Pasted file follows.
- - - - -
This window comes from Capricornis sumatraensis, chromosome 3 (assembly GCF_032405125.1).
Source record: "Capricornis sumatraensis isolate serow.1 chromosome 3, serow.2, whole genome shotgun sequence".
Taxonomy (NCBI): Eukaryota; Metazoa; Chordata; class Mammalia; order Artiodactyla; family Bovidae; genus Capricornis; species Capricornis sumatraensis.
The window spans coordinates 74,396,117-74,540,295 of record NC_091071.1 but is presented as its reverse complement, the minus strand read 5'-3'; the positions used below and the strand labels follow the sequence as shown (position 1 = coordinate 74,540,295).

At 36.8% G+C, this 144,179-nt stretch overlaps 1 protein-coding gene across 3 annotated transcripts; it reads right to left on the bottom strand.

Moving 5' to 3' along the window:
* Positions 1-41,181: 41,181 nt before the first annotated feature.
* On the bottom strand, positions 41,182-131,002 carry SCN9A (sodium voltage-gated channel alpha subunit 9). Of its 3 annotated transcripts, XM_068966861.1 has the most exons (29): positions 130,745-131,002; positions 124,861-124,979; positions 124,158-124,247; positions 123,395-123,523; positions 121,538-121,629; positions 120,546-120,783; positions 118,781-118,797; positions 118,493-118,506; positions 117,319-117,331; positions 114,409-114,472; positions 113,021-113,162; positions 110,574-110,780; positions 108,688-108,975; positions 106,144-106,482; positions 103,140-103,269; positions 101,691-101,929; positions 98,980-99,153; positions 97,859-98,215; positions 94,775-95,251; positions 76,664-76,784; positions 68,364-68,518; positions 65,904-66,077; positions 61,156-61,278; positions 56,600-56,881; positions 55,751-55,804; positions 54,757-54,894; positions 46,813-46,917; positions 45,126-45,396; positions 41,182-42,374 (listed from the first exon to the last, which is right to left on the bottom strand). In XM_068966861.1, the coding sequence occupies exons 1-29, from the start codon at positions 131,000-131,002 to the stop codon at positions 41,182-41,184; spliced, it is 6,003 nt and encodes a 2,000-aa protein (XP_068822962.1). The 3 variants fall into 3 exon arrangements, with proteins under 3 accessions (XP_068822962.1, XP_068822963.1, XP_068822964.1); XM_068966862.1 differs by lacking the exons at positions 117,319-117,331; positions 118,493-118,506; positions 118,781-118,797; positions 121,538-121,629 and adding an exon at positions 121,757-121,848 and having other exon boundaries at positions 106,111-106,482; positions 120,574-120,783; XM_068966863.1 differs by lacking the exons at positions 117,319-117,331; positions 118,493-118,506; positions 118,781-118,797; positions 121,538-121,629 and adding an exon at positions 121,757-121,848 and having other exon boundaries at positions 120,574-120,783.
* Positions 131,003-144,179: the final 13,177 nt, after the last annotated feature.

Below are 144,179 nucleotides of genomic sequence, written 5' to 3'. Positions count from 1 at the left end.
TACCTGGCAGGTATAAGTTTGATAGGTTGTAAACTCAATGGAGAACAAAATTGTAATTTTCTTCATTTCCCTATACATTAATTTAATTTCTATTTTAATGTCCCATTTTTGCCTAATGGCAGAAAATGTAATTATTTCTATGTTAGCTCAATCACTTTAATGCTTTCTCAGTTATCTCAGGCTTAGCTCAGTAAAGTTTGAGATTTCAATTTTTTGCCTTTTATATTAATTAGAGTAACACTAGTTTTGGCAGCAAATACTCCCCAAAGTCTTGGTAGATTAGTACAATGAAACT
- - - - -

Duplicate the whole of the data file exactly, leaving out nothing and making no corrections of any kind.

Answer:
This window comes from Capricornis sumatraensis, chromosome 3 (assembly GCF_032405125.1).
Source record: "Capricornis sumatraensis isolate serow.1 chromosome 3, serow.2, whole genome shotgun sequence".
Taxonomy (NCBI): Eukaryota; Metazoa; Chordata; class Mammalia; order Artiodactyla; family Bovidae; genus Capricornis; species Capricornis sumatraensis.
The window spans coordinates 74,396,117-74,540,295 of record NC_091071.1 but is presented as its reverse complement, the minus strand read 5'-3'; the positions used below and the strand labels follow the sequence as shown (position 1 = coordinate 74,540,295).

At 36.8% G+C, this 144,179-nt stretch overlaps 1 protein-coding gene across 3 annotated transcripts; it reads right to left on the bottom strand.

Moving 5' to 3' along the window:
* Positions 1-41,181: 41,181 nt before the first annotated feature.
* On the bottom strand, positions 41,182-131,002 carry SCN9A (sodium voltage-gated channel alpha subunit 9). Of its 3 annotated transcripts, XM_068966861.1 has the most exons (29): positions 130,745-131,002; positions 124,861-124,979; positions 124,158-124,247; positions 123,395-123,523; positions 121,538-121,629; positions 120,546-120,783; positions 118,781-118,797; positions 118,493-118,506; positions 117,319-117,331; positions 114,409-114,472; positions 113,021-113,162; positions 110,574-110,780; positions 108,688-108,975; positions 106,144-106,482; positions 103,140-103,269; positions 101,691-101,929; positions 98,980-99,153; positions 97,859-98,215; positions 94,775-95,251; positions 76,664-76,784; positions 68,364-68,518; positions 65,904-66,077; positions 61,156-61,278; positions 56,600-56,881; positions 55,751-55,804; positions 54,757-54,894; positions 46,813-46,917; positions 45,126-45,396; positions 41,182-42,374 (listed from the first exon to the last, which is right to left on the bottom strand). In XM_068966861.1, the coding sequence occupies exons 1-29, from the start codon at positions 131,000-131,002 to the stop codon at positions 41,182-41,184; spliced, it is 6,003 nt and encodes a 2,000-aa protein (XP_068822962.1). The 3 variants fall into 3 exon arrangements, with proteins under 3 accessions (XP_068822962.1, XP_068822963.1, XP_068822964.1); XM_068966862.1 differs by lacking the exons at positions 117,319-117,331; positions 118,493-118,506; positions 118,781-118,797; positions 121,538-121,629 and adding an exon at positions 121,757-121,848 and having other exon boundaries at positions 106,111-106,482; positions 120,574-120,783; XM_068966863.1 differs by lacking the exons at positions 117,319-117,331; positions 118,493-118,506; positions 118,781-118,797; positions 121,538-121,629 and adding an exon at positions 121,757-121,848 and having other exon boundaries at positions 120,574-120,783.
* Positions 131,003-144,179: the final 13,177 nt, after the last annotated feature.

Below are 144,179 nucleotides of genomic sequence, written 5' to 3'. Positions count from 1 at the left end.
TACCTGGCAGGTATAAGTTTGATAGGTTGTAAACTCAATGGAGAACAAAATTGTAATTTTCTTCATTTCCCTATACATTAATTTAATTTCTATTTTAATGTCCCATTTTTGCCTAATGGCAGAAAATGTAATTATTTCTATGTTAGCTCAATCACTTTAATGCTTTCTCAGTTATCTCAGGCTTAGCTCAGTAAAGTTTGAGATTTCAATTTTTTGCCTTTTATATTAATTAGAGTAACACTAGTTTTGGCAGCAAATACTCCCCAAAGTCTTGGTAGATTAGTACAATGAAACT